I love looking at the work of other artists working at the interface of art & medicine, for example the amazing Annie Cattrell, whose practice is informed by wide ranging collaborations with doctors and scientists to support her interest in exploring the connections between art and medicine. She, like myself, has adopted MRIs and other medical imagining techniques as part of her artistic methodology to make the unseen visible, and explore the embodied self from a new perspective, such as in her work ‘From Within’(see left).
Josephine Pryde is another artist who works with the clinical gaze, for example in her series ‘It’s not my body’ (see right). Here, Pryde references medical imaging by superimposing low-resolution MRI scans of an unborn baby in their mother’s womb, with photography of unfamiliar looking desert landscapes shot through coloured filters, raising questions about the extended Self.
Another artist who worked with a related subject matter and whom I would have loved to meet is Helen Chadwick, but sadly she passed years ago. She, too, navigated the intersection of art and science to help answer questions about identity and the Self by looking at the body. In ‘Viral Landscapes’ (below) for example she juxtaposed coastline photography with cells from her own body, presented in the format of a microscopy slide. However, I have been particularly fascinated by Helen Chadwick’s ‘Piss Flowers’ (sorry, not sorry…). So, in response to ‘Piss Flowers’, I created ‘Blood Flowers’, as an homage to Helen.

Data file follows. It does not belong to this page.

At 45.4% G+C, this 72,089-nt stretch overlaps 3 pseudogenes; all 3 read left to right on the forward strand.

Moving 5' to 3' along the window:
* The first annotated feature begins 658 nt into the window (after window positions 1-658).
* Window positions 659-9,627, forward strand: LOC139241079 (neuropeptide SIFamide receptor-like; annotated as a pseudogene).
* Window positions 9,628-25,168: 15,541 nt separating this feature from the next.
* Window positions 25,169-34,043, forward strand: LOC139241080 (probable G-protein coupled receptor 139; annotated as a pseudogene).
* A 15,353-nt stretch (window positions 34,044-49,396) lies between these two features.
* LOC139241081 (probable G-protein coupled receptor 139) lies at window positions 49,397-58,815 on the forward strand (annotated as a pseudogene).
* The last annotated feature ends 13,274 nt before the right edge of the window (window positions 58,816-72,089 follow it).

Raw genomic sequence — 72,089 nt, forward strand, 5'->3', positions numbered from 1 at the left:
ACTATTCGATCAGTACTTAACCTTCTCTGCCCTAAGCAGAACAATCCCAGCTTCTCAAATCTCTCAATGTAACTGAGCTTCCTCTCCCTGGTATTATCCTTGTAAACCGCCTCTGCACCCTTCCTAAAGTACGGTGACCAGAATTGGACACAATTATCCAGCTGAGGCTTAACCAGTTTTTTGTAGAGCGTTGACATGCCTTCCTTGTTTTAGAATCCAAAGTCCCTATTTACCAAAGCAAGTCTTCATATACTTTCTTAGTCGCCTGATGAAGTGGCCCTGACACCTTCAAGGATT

You may or may not know that my work often features blood or blood-like matter (a pigment and resin mix, plus a few drops of my own blood). Blood with its instinctive abjectness, ritual importance and cultural meanings is of interest to me, because it is a fundamentally essentialist matter – the essence of live and a symbol for physical embodiment, as well as being strongly connected to identity, as it contains the body’s entire genetic information.
Instead of flowers, I could have brought one of my ‘Blood Flowers’ along as a gift (as you do…), when visiting Helen for a coffee and a chat – what do you think?